Detroit Baptist Theological Seminary

8 Apr 2024

Financial Advice from a Dead Guy

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In recent months, I’ve written about marriage and parenting advice “from a dead guy” (i.e., John Chrysostom, c. 347–407). In this post, I’m going to note a few comments about wealth and poverty from this same church father.

Almost every substantial discussion of John Chrysostom’s ministry points out that one of the major themes of his preaching was a proper view of money and possessions. In fact, Aideen Hartley went so far as to claim that “concern with wealth was the great theme of all Chrysostom’s preaching” (John Chrysostom and the Transformation of the City, 44).

On the surface, Chrysostom appeared at times to have been critical of wealth itself. For example, he described those who are rich as having committed theft by withholding what was due to the poor, and he spoke of luxury as being grievous (Chrysostom, On Wealth and Poverty, 26, 49, 55). On the other hand, he also admitted that wealth is not inherently evil. What matters is how one uses what he or she has been given by God (Against Publishing the Errors of the Brethren, NPNF1 9:236).

In early 388 or 389, Chrysostom preached a series of messages on the rich man and Lazarus. In these messages he compared wealth and poverty in this current life to masks. A fourth-century actor might pretend to be a wealthy king on the stage, but after leaving the stage, he removes his crown and is shown to be a tradesman or some other subject of the king (On Wealth and Poverty, 46–47). Even so, one might appear wealthy in this life, but the reality will be revealed in the next. True wealth is found in contentment and generosity, not in an abundance of possessions. As Chrysostom put it, “The rich man is not one who is in possession of much, but one who gives much” (Homilies Concerning the Statues, NPNF1 9:349).

In keeping with this, Chrysostom warned of the dangers of wealth. He argued that the love of money corrupts and that wealth is more properly measured by one’s needs than by one’s possessions. The fewer needs a person has, the more like the angels he will be (Homilies on the Gospel of John, NPNF1 14:298). Chrysostom explained, “A covetous man is one thing, and a rich man is another thing. The covetous man is not rich; he is in want of many things, and while he needs many things, he can never be rich. The covetous man is a keeper, not a master of wealth; a slave, not a lord” (Homilies Concerning the Statues, NPNF1 9:348–49).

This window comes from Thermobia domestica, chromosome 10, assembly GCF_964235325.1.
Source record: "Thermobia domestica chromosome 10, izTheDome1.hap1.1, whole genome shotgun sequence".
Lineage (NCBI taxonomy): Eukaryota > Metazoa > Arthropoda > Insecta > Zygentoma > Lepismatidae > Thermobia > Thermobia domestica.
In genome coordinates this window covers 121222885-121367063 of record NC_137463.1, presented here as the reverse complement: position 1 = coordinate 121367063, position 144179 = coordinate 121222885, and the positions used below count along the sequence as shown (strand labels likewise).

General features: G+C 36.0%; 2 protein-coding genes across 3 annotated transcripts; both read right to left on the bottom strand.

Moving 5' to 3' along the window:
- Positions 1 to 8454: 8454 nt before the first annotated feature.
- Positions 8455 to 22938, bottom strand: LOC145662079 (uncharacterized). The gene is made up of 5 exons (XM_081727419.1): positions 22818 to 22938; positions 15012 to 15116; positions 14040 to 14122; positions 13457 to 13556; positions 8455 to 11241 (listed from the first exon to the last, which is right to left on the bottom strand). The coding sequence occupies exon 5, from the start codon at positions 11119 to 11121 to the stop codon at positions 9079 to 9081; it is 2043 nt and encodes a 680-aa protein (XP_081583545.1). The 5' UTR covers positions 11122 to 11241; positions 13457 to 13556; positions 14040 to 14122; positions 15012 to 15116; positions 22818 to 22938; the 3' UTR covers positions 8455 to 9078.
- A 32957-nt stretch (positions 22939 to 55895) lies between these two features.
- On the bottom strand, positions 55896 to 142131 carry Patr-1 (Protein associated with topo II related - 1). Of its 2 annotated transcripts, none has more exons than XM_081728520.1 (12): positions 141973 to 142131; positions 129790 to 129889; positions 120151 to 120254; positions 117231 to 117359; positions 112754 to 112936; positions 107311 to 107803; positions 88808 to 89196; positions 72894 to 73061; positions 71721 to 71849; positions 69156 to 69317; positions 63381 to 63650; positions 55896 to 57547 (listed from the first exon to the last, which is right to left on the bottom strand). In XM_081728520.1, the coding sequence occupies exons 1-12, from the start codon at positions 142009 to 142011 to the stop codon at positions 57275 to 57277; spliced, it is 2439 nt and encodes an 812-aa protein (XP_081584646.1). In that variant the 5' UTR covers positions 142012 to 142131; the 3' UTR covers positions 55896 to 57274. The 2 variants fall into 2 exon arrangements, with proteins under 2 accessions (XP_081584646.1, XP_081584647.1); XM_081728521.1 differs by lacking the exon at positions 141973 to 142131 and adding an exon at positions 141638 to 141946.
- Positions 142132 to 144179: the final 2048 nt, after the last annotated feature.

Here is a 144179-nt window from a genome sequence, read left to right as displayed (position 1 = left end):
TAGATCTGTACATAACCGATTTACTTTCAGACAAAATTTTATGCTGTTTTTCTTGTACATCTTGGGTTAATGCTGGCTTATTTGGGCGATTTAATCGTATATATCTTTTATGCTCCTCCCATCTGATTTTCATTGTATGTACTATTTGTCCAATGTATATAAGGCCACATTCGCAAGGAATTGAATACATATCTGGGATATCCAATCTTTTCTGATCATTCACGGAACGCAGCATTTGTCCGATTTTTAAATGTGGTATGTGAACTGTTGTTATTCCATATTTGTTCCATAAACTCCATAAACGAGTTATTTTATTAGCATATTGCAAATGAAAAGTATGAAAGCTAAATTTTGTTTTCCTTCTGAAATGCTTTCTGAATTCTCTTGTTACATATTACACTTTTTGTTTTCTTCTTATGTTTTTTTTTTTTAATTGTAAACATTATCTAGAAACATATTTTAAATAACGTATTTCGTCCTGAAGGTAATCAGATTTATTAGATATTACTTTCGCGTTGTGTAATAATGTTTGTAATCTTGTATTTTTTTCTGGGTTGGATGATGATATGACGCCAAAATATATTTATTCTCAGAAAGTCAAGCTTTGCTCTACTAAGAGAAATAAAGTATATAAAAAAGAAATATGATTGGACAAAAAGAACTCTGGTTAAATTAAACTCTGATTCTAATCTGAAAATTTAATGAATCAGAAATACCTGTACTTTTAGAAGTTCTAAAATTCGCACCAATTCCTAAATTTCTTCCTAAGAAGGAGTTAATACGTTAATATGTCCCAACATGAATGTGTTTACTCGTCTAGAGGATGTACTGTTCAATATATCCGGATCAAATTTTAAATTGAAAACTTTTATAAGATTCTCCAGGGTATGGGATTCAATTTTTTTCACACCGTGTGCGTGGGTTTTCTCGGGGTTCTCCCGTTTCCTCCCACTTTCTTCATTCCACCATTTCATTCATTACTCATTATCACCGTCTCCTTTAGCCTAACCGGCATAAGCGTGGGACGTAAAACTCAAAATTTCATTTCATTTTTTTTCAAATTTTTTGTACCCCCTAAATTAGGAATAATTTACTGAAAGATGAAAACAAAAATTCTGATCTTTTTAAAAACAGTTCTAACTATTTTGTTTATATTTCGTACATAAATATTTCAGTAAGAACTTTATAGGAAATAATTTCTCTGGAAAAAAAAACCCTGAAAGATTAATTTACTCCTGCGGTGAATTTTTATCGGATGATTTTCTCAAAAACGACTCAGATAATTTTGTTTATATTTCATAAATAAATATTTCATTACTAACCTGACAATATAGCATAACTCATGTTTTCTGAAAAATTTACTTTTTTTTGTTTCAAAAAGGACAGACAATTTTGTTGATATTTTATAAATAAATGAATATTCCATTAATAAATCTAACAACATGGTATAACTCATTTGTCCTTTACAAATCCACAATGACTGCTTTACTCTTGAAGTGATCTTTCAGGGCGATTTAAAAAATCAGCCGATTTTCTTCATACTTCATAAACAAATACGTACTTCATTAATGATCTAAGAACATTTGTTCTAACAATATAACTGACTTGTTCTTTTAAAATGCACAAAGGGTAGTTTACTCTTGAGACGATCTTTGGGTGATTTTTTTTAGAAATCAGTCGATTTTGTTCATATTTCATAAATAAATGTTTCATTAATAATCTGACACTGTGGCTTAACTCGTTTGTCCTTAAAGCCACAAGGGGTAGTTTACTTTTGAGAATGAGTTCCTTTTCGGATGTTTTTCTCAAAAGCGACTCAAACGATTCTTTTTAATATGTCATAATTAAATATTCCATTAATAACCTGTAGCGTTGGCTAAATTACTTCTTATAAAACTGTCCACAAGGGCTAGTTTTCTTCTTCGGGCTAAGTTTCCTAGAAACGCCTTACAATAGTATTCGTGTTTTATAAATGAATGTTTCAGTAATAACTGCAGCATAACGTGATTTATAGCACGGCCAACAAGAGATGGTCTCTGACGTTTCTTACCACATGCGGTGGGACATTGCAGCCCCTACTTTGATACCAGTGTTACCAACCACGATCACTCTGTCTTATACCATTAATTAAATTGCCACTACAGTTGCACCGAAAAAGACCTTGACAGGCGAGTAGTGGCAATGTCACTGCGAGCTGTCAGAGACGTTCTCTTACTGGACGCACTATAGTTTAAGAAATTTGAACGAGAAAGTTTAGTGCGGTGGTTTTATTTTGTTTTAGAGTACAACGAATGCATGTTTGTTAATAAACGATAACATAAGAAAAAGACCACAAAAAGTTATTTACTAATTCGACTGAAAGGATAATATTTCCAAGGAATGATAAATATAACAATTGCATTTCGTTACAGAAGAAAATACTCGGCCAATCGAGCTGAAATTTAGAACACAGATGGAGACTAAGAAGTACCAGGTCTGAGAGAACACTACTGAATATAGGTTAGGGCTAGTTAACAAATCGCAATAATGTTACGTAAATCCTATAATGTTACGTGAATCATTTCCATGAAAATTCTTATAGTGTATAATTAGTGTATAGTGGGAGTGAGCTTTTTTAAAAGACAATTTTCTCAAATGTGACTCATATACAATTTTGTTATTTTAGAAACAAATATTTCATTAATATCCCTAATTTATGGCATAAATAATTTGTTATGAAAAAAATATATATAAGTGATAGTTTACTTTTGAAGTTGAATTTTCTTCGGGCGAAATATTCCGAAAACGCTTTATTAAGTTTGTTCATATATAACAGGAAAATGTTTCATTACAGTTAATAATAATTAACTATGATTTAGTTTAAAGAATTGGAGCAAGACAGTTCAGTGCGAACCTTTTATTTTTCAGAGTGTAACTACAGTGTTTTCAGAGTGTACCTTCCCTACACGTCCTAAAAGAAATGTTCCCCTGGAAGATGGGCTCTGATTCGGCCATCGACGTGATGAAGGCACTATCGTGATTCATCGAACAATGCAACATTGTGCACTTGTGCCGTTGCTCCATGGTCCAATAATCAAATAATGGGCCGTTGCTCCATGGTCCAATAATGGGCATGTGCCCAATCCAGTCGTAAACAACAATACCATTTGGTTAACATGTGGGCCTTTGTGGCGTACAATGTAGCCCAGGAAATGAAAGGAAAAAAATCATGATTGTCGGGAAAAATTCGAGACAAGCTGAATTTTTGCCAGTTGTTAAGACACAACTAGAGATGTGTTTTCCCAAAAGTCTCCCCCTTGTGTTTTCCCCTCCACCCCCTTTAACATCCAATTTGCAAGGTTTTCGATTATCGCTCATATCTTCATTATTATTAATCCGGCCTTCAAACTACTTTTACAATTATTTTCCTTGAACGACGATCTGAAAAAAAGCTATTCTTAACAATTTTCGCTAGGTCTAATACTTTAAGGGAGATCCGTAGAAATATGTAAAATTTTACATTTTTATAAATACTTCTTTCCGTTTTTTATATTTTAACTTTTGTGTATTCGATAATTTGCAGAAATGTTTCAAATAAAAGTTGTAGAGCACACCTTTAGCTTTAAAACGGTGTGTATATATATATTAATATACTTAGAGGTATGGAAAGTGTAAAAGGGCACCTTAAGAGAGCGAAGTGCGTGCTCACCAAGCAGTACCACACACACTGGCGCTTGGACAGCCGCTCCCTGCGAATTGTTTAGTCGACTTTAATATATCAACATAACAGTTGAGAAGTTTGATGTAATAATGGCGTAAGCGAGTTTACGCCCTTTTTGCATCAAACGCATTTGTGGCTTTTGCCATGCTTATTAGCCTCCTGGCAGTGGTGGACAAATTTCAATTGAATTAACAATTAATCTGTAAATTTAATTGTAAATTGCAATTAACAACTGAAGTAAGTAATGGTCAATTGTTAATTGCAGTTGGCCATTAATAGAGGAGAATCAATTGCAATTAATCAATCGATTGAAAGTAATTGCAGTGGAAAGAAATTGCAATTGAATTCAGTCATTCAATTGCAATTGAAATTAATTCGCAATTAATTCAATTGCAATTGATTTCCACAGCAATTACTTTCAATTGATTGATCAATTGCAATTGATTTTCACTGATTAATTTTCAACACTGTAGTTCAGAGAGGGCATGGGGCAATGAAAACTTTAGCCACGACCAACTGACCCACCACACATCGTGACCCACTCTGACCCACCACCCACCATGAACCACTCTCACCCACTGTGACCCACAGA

Chrysostom acknowledged that Abraham and some of the other patriarchs were quite wealthy. Such wealth was a stewardship from God and was used righteously by these men who were not greedy but rather generous in that they sought to entertain strangers and others in need (Homilies Concerning the Statues, NPNF1 9:349). This generosity even led to Abraham being visited by angels. Chrysostom described this event:

[Abraham] covered not his roof with gold, but fixing his tent near the oak, he was contented with the shadow of its leaves. Yet so illustrious was his lodging that angels were not ashamed to tarry with him; for they sought not splendor of abode, but virtue of soul. This man then let us imitate, beloved, and bestow what we have upon the needy. That lodging was rudely prepared, but it was more illustrious than the halls of kings. No king ever entertained angels; but he, dwelling under that oak, and having but pitched a tent, was thought worthy of that honor: not receiving the honor on account of the meanness of his dwelling, but enjoying the benefit on account of the magnificence of his soul, and the wealth therein deposited. Let us too, then, adorn not our houses, but our souls in preference to the house (Homilies Concerning the Statues, NPNF1 9:349).

In a sermon on the rich man and Lazarus, Chrysostom speculated,

It is also worth inquiring why the rich man does not see Lazarus with any other righteous man, but in the bosom of Abraham. Abraham was hospitable. The rich man sees Lazarus with Abraham, in order than Lazarus also may convict him of inhospitality. For that patriarch hunted out those who were going past and brought them into his own house; but this rich man overlooked the one who was lying inside his gate (On Wealth and Poverty, 50–51).

Today we live in a context quite removed from fourth-century Antioch and Constantinople. Yet, we can hear the reminder from Chrysostom that those of us who live in relative comfort should be sure we are viewing and using our resources as God intended.